Switching From QWERTY to Dvorak: My Experience After 3 Months

Has it really been 3 months since I made the switch from QWERTY to Dvorak? Time flies when your typing. Where do I begin? First off, I would like to say that I am very happy making the switch. I was never a fast QWERTY typist. I was a hunt-and-peck typist on QWERTY and I never cloaked over 30 WPM(Words Per Minute) on any tests. Typing was a chore. I never fully learned how to touch type. On QWERTY, I would place myВ forefingersВ on F and J while my other fingers hovered like I aВ cripple. When I did try to touch type, I would cheat by taking quick glances at the keys. After 3 months on Dvorak, I am averaging 50-60 WPM and its getting better every day. I am not a fast typist nor do I claim to be but the results speak for themselves. At first, my goal was to reach my original QWERTY typing speed but after I did that, I wanted to see how far I could go. Typing on Dvorak has been an interesting experience so far. Ive learned a whole new way of typing. My original goal was to reduce typing pain but there have been other benefits like increased speed and improved accuracy. Lets go over these things in detail.



The First Week

Looking back at my journey, I can safely say that the first week was the hardest. It was painfully hard. It took about 2 days to fully memorize the keys but that week was especially difficult as I had to fight with my current muscle memory. It was a strange sensation learning a new set of keys after using QWERTY for years. It was deeply ingrainedВ in my memory. I did the right thing. I switched cold turkey. I read a few instances where people would switch to Dvorak and the revert back to QWERTY. No. I made a promise to myself that I wasnt going to do that. To keep myself from switching, I removed my laptop keys and rearranged them to the Dvorak layout. In theory, you shouldnt be looking at the keys anyway but having the layout in my face, it was too tempting to revert. I had to do it. I also changed the keys on my netbook to match.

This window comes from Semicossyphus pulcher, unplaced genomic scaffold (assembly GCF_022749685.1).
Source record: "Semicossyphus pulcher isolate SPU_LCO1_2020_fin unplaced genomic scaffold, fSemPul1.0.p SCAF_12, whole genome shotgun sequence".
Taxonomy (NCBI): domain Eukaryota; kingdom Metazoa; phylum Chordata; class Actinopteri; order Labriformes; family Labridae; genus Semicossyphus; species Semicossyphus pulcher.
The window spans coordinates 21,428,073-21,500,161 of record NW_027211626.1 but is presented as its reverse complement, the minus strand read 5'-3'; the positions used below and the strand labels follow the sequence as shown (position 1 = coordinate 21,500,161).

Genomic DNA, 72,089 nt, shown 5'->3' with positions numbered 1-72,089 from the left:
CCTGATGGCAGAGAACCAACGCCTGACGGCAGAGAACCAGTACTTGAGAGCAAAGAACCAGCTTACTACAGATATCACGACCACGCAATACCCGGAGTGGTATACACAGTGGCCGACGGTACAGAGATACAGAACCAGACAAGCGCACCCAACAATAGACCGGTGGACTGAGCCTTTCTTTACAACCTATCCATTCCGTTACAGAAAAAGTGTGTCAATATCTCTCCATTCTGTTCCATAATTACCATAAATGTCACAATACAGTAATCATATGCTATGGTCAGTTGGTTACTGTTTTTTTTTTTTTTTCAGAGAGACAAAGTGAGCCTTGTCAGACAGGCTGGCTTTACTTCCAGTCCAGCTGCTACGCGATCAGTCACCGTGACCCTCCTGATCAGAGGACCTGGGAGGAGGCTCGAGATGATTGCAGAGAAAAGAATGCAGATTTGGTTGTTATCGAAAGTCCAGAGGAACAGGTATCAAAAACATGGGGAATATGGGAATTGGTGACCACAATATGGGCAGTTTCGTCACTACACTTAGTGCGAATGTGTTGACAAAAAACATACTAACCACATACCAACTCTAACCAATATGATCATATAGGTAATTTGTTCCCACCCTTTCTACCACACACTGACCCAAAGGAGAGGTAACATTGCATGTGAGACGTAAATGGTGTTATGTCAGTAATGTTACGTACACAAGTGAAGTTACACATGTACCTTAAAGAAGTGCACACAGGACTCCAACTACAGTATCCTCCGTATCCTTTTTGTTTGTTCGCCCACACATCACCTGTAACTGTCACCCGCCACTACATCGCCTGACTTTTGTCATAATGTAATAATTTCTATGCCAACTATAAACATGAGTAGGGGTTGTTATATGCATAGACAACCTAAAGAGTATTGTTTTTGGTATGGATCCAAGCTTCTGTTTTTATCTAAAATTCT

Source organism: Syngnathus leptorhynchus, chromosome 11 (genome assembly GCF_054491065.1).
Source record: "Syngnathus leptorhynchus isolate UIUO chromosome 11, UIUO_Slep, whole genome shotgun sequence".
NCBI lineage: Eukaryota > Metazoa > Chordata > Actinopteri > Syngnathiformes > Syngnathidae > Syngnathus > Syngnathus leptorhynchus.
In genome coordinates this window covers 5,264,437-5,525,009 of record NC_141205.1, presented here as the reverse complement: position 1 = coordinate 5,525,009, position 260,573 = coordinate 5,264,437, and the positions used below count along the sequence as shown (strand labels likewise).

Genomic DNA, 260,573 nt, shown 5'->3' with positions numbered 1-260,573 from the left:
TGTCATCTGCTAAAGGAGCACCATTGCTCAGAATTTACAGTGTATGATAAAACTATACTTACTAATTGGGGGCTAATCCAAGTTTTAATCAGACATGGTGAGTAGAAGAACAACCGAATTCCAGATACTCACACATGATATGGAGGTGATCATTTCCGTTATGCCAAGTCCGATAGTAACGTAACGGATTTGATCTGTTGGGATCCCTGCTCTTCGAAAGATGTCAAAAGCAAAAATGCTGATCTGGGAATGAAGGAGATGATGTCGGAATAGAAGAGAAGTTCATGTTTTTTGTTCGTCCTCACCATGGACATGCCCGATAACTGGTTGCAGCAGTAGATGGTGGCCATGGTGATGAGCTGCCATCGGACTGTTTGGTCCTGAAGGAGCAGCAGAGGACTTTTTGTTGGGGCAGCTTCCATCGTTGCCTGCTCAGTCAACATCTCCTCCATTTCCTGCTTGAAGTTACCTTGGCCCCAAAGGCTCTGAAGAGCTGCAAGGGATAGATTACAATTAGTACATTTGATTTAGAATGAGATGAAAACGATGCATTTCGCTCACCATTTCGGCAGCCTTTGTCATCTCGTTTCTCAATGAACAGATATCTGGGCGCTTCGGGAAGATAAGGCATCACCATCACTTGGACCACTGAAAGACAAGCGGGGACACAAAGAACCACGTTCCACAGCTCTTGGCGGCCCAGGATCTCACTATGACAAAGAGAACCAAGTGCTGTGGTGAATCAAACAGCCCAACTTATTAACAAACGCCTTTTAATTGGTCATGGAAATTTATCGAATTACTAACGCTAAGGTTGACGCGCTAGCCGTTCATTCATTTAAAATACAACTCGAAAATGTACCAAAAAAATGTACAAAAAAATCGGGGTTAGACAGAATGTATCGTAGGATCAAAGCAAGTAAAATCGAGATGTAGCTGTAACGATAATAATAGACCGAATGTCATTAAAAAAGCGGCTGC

First Impressions

Like you would expect, I was typing extremely slow. I would crawl at 5 WPM and burst at 10 WPM. Typing this slow was tough on my nerves. I mean, why should I torment myself when I could type faster on QWERTY? It almost felt like I was gimping myself just for the hell of it. Learning a new layout wasnt the only painful thing. My hands started to hurt! Yes, thats right. I had massive hand cramps when I started. This was heartbreaking. I thought switching to Dvorak would be more comfortable, not painful? My hands would cramp up so bad, I seriously considered all the ergonomic claims to be false. Why are my hands hurting? Why is this so hard?



After A Few Weeks

I was typing at a comfortable pace. I was still under 30 WPM but it was close. I remember working on typing tests and just pounding the keys. All I did was practice as much as I could. I never liked typing but after switching to Dvorak, typing became fun. I would listen to Pandora radio while taking long typing tests and I try my best to match the beats. This really helped! I could feel my speed increasing every day. I noticed some words were really fun. For example, I really enjoyed typing TH words. Words like, the, with, they, wealth, them, that, etc. These two letters are right next to each other on the keyboard. These words are common and typing them soon became muscle memory. A few words were annoying to type. I used to find people and will hard to type. I am still finding it a bit difficult typing C, R, and V. C and R used to confuse me to death. I used to wonder why until I started looking at how other people typed. I then realized I rarely used my pinky and ring finger when I was on QWERTY. While on Dvorak, I had a tendency to use my stronger, middle finger over my weaker ring finger. This bad habit made it difficult to type letters with my right ring finger and pinkie. After a long typing session, they still hurt. Learning Dvorak forced me to type correctly, with all fingers. This was something that I never did on QWERTY. If I had learned to type properly, maybe I wouldnt feel these hand pains now. At this point, I can touch type almost all the keys except the number row and symbols.